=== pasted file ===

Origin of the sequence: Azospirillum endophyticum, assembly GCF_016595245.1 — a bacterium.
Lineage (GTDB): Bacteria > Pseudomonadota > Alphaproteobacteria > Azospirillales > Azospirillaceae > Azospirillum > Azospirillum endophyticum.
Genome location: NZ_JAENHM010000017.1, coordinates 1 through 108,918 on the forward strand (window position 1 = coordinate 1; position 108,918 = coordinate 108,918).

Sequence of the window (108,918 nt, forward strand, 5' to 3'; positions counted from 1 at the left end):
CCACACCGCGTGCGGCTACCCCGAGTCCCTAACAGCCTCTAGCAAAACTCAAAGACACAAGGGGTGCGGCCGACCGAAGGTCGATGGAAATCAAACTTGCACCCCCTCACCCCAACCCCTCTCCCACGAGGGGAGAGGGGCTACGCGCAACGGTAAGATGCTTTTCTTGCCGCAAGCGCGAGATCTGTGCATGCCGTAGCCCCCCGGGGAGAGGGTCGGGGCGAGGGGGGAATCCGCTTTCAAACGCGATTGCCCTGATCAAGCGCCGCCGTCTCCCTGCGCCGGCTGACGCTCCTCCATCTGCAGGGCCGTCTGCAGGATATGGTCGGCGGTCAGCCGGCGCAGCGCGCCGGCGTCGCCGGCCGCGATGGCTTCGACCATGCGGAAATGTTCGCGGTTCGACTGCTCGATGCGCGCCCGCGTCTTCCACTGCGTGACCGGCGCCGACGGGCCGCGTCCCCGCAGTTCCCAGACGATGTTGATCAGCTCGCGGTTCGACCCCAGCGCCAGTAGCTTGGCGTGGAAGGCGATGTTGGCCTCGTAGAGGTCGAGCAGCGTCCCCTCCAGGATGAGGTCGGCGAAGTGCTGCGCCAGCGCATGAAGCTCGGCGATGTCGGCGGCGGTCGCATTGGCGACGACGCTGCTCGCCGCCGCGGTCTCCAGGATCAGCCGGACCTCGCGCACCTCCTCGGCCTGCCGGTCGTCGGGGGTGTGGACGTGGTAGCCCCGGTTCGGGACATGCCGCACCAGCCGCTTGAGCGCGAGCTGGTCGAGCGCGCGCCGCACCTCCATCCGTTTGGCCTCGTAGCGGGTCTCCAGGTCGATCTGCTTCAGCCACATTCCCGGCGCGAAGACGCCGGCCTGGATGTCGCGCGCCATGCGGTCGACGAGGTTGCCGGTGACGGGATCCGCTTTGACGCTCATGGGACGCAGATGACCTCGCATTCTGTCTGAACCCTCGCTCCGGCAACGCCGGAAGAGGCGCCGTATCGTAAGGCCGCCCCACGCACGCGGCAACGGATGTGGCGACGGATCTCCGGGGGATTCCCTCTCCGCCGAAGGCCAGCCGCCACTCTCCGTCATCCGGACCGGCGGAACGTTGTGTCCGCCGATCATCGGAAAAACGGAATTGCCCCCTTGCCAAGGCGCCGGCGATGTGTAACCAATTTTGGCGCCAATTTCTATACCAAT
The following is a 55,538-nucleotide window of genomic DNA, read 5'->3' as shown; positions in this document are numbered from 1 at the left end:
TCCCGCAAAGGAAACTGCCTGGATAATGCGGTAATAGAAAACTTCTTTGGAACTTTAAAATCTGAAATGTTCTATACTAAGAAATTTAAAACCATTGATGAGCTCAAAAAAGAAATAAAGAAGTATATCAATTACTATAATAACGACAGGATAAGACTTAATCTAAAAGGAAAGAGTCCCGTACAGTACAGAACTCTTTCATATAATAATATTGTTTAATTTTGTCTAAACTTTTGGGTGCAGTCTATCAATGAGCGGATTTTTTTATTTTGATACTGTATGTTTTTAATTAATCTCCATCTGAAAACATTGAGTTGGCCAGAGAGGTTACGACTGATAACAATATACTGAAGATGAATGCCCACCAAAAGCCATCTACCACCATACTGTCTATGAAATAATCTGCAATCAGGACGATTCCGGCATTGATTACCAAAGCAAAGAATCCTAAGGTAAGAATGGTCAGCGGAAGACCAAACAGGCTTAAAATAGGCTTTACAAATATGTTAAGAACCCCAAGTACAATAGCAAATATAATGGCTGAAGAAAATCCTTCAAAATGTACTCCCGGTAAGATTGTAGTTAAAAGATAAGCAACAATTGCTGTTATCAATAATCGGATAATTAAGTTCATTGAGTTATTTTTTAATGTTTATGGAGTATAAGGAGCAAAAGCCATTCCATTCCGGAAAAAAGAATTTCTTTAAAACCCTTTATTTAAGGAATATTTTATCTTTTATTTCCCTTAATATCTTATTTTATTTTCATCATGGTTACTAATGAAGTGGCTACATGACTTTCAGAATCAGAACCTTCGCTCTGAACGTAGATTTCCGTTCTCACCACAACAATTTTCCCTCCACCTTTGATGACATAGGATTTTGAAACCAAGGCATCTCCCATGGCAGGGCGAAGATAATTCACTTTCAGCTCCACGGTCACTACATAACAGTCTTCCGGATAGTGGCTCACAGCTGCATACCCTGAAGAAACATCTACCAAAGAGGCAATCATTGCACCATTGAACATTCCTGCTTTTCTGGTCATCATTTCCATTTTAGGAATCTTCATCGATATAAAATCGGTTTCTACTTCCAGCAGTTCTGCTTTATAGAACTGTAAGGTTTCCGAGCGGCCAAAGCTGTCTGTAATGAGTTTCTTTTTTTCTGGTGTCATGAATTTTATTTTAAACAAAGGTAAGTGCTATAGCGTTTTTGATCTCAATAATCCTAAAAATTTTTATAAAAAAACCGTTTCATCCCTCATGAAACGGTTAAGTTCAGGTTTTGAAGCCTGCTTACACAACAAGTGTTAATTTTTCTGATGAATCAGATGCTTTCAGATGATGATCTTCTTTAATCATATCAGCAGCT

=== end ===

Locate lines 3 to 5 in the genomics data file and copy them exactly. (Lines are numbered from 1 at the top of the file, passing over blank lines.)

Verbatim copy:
Genome location: NZ_JAENHM010000017.1, coordinates 1 through 108,918 on the forward strand (window position 1 = coordinate 1; position 108,918 = coordinate 108,918).

Sequence of the window (108,918 nt, forward strand, 5' to 3'; positions counted from 1 at the left end):
CCACACCGCGTGCGGCTACCCCGAGTCCCTAACAGCCTCTAGCAAAACTCAAAGACACAAGGGGTGCGGCCGACCGAAGGTCGATGGAAATCAAACTTGCACCCCCTCACCCCAACCCCTCTCCCACGAGGGGAGAGGGGCTACGCGCAACGGTAAGATGCTTTTCTTGCCGCAAGCGCGAGATCTGTGCATGCCGTAGCCCCCCGGGGAGAGGGTCGGGGCGAGGGGGGAATCCGCTTTCAAACGCGATTGCCCTGATCAAGCGCCGCCGTCTCCCTGCGCCGGCTGACGCTCCTCCATCTGCAGGGCCGTCTGCAGGATATGGTCGGCGGTCAGCCGGCGCAGCGCGCCGGCGTCGCCGGCCGCGATGGCTTCGACCATGCGGAAATGTTCGCGGTTCGACTGCTCGATGCGCGCCCGCGTCTTCCACTGCGTGACCGGCGCCGACGGGCCGCGTCCCCGCAGTTCCCAGACGATGTTGATCAGCTCGCGGTTCGACCCCAGCGCCAGTAGCTTGGCGTGGAAGGCGATGTTGGCCTCGTAGAGGTCGAGCAGCGTCCCCTCCAGGATGAGGTCGGCGAAGTGCTGCGCCAGCGCATGAAGCTCGGCGATGTCGGCGGCGGTCGCATTGGCGACGACGCTGCTCGCCGCCGCGGTCTCCAGGATCAGCCGGACCTCGCGCACCTCCTCGGCCTGCCGGTCGTCGGGGGTGTGGACGTGGTAGCCCCGGTTCGGGACATGCCGCACCAGCCGCTTGAGCGCGAGCTGGTCGAGCGCGCGCCGCACCTCCATCCGTTTGGCCTCGTAGCGGGTCTCCAGGTCGATCTGCTTCAGCCACATTCCCGGCGCGAAGACGCCGGCCTGGATGTCGCGCGCCATGCGGTCGACGAGGTTGCCGGTGACGGGATCCGCTTTGACGCTCATGGGACGCAGATGACCTCGCATTCTGTCTGAACCCTCGCTCCGGCAACGCCGGAAGAGGCGCCGTATCGTAAGGCCGCCCCACGCACGCGGCAACGGATGTGGCGACGGATCTCCGGGGGATTCCCTCTCCGCCGAAGGCCAGCCGCCACTCTCCGTCATCCGGACCGGCGGAACGTTGTGTCCGCCGATCATCGGAAAAACGGAATTGCCCCCTTGCCAAGGCGCCGGCGATGTGTAACCAATTTTGGCGCCAATTTCTATACCAAT